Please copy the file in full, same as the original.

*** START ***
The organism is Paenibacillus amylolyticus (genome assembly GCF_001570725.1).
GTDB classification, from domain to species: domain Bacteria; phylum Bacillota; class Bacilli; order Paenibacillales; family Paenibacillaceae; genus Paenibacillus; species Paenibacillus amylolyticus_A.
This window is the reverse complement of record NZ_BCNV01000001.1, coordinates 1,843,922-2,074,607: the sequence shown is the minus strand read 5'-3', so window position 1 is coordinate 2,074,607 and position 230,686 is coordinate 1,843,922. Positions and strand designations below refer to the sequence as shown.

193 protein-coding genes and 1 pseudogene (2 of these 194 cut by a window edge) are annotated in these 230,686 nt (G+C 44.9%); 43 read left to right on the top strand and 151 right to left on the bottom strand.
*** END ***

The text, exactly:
The organism is Paenibacillus amylolyticus (genome assembly GCF_001570725.1).
GTDB classification, from domain to species: domain Bacteria; phylum Bacillota; class Bacilli; order Paenibacillales; family Paenibacillaceae; genus Paenibacillus; species Paenibacillus amylolyticus_A.
This window is the reverse complement of record NZ_BCNV01000001.1, coordinates 1,843,922-2,074,607: the sequence shown is the minus strand read 5'-3', so window position 1 is coordinate 2,074,607 and position 230,686 is coordinate 1,843,922. Positions and strand designations below refer to the sequence as shown.

193 protein-coding genes and 1 pseudogene (2 of these 194 cut by a window edge) are annotated in these 230,686 nt (G+C 44.9%); 43 read left to right on the top strand and 151 right to left on the bottom strand.